University Lecture Series
Designed to create a campus-wide conversation, the University Lecture Series gives first-year students an opportunity to interact with leading members of our faculty—scholars, scientists, and civic leaders who are nationally and internationally renowned. All students, faculty, alumni, staff and community guests are invited, but the events will be aimed at entering first-year students. The series is funded by the Audre and Bernard Rapoport Excellence Fund for Undergraduate Studies.
Upcoming Lecture Series
Tuesday, Apr. 11
Engineering the Body’s Ability to Heal Itself – Prof. Laura Suggs
Texas Union Theatre
Dr. Laura Suggs earned her undergraduate degrees from The University of Texas at Austin and her Ph.D. in chemical engineering with a concentration in biomaterials and tissue engineering from Rice University in 1998. Following an industrial position as a Senior Scientist and a Research Associate position at the University of Minnesota, she returned to Texas to join the faculty of The University of Texas at Austin in 2004. She has been the recipient of numerous awards in her field and is the Associate Chair of the Biomedical Engineering Department at UT Austin. Her education portfolio includes classes in engineering biomaterials, tissue engineering, cell engineering, and senior design projects.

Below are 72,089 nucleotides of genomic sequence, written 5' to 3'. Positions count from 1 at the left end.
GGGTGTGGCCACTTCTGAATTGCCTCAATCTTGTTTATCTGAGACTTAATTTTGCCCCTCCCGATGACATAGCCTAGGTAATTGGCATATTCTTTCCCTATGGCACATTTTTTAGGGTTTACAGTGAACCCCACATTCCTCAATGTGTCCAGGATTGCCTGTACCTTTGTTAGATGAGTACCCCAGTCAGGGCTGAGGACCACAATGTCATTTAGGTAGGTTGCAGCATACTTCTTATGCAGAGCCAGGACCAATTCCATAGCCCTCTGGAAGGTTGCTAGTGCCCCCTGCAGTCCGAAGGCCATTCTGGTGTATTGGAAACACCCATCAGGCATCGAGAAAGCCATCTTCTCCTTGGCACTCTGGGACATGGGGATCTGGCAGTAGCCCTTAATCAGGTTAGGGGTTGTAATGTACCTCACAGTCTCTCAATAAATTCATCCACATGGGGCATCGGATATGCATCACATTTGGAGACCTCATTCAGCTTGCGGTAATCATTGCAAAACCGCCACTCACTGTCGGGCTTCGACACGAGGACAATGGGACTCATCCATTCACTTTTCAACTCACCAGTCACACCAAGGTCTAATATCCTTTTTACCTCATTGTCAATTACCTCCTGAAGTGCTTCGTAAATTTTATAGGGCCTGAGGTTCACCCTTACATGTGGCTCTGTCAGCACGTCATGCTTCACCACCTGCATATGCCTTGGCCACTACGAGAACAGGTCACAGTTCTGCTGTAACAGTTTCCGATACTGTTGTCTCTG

Dr. Suggs will discuss the fields of tissue engineering and regenerative medicine. While pluripotent stem cells have not yet reached the clinic, the therapeutic use of adult stem cells, which has been ongoing since 1995, has not generally been as successful as hoped. This may be largely attributed to our lack of understanding regarding the mechanisms for tissue repair. There is a complex relationship between the host immune system and the stem cell compartment. A critical scientific gap in our ability to understand and promote tissue regeneration is a lack of understanding of the interplay among the stem cell reservoir, the host immune system and the contribution of human movement towards cellular function.